A vital part of any construction project is the work that happens before the shovels go in the ground and that includes the important process of value engineering.
Value engineering is a systematic and explicit set of procedures designed to find the optimum set of parts and methods to deliver on the owner’s vision while providing the best return on investment. Sometimes, value engineering gets a bad reputation as a process of selecting less costly materials at the expense of quality. However, while different materials may be an aspect of a value engineering assessment, it is not an accurate representation of the process.
At its heart, value engineering is not a cost-cutting exercise but rather an organized, creative effort which analyzes the goals and vision of a particular project against the cost and expectations of the client, with the purpose of achieving the best return on the investment for ownership. Without sacrificing the functional or value objectives of the owner, multidisciplinary teams of experienced builders, designers and engineers investigate the economy of the construction methods, materials and design and develop a list of recommendations for the ownership team to approve or reject.
At Focus, our commitment to success lies at the intersection of quality design and sound economics. Our team relies on their years of construction and design experience to evaluate projects and balance the owner and architect’s design vision with the construction costs. The kick-off of any Focus project begins with team members asking 4 questions:
Simultaneously, the Focus construction team develops an estimate of what they would expect the project to cost. This estimate is based on real time numbers for labor and material as well as the past experiences of our staff. From there, teams go through each item identified, starting with the largest line items and vet each for ways to improve the value. This systematic approach results in a list of potential changes along with the potential cost savings for owners to review. Every Focus value-engineering process is transparent and is done in close collaboration with the architect and owner’s representatives. This ensures a level of understanding across teams and that the design remains consistent with the owner’s vision.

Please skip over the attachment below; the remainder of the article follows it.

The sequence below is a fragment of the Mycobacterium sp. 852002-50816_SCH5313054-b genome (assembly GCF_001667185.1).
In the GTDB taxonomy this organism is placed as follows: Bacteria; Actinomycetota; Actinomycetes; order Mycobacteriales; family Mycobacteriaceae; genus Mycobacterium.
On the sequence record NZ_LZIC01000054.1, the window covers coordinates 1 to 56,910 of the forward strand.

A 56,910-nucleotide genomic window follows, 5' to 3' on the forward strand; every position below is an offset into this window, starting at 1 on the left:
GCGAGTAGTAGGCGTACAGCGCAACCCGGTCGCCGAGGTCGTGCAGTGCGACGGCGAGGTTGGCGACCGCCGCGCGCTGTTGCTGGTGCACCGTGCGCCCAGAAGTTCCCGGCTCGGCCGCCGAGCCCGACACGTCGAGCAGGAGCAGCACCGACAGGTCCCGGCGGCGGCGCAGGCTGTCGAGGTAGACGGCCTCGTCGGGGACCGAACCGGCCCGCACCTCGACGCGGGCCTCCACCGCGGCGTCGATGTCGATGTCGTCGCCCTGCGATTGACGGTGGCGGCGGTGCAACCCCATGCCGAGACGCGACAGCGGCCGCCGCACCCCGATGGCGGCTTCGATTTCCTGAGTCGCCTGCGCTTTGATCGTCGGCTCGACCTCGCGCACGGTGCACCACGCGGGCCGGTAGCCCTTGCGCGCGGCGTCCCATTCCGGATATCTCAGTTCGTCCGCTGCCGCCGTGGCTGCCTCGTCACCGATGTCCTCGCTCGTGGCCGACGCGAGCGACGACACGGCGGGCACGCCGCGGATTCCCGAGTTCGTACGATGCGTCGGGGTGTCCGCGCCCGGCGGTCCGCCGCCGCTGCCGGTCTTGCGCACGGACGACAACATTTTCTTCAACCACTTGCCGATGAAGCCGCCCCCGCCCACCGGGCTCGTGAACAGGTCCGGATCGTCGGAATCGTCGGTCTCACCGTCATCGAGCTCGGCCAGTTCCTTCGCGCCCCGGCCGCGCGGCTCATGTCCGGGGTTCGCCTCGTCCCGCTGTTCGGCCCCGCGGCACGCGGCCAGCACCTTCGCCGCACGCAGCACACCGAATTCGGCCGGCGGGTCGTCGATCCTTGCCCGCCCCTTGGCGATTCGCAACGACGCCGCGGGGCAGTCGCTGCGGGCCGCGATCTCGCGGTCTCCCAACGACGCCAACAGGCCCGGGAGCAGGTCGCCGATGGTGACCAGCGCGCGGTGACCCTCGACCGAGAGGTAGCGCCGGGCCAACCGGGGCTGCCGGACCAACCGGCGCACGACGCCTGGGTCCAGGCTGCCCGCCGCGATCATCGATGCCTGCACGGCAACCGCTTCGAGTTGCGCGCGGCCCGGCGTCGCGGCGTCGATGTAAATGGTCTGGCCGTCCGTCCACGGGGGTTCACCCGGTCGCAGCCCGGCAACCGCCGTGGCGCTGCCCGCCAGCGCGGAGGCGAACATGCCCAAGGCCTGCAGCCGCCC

“Focus’ team of construction professionals recognize that over the years, value engineering has become synonymous with lower value due in part to a lack of understanding,” says Focus’ Senior Vice President of Construction, Josh Stark. “To address this, Focus’ VE goal is always to optimize the design, not change the way to product looks.”
As a result, many of Focus’ recommendations are rooted in utilizing innovative construction technologies or hybrid methodologies. While there are risks with any new building method or technology, Focus’ team of construction professionals are experts at controlling the inherent risk of innovation through careful vetting and investigation. Our team understands that stakeholders must be confident the intersection of innovation and risk management has been intelligently vetted. Over time, we’ve developed a system for assessing new technologies to ensure project teams make the right decisions. This system relies heavily on our trade partners and industry relationships to identify new technologies and their expert opinions which are based on real hands on experience with the technology in question.
For instance, at 167 North Green Street, the Focus construction team proposed a new type of HVAC system called Variable Refrigerant Flow, or VRF, which most simply can be explained as a large-scale ductless HVAC system that can perform at a high capacity. While the upfront cost of installing and building the system was nearly the same as using a traditional HVAC system, Focus discovered through its research that over time, the increased energy efficiency, flexibility during buildout, and reduced footprint of the system lead to substantial savings for the owner.
Additionally, the VRF technology provides the ability for multiple indoor units or zones to operate on the same system. This gives tenants more control over their climates and reduces the amount of “shared air”, or cross-circulation between units – something which is now of great importance to potential tenants as a result of the Covid-19 pandemic.
A successful VE process can sometimes make the difference between a project that moves forward and one that does not. As an example, the Courthouse Apartments project in Wheaton was originally $1 million over budgeted costs. During the Focus VE review, the team found that in certain areas, the structural supports as designed were more than what was required, and by making adjustment such as changing the size of the structural studs and moving to traditional carpentry framing, the Focus construction team was able to get the project back on budget. Not only were the VE changes adopted successfully, but the cost savings achieved through VE together with buy out savings, ownership was able to utilize the savings to incorporate over 3,000 upgrades into the project, building higher value that originally anticipated.
As shown, a successful VE process not only aims to reduce the cost of the build, but it should also add value to the final product through design enhancements, reinvestment, and efficiency. In the last 5 years, Focus has saved an average of 4% for clients through its value engineering process while also maintaining the vision of the client. Proof that working with an experienced team of construction professionals essentially pays for itself.
To learn more about Focus preconstruction services and our value engineering process please reach out today.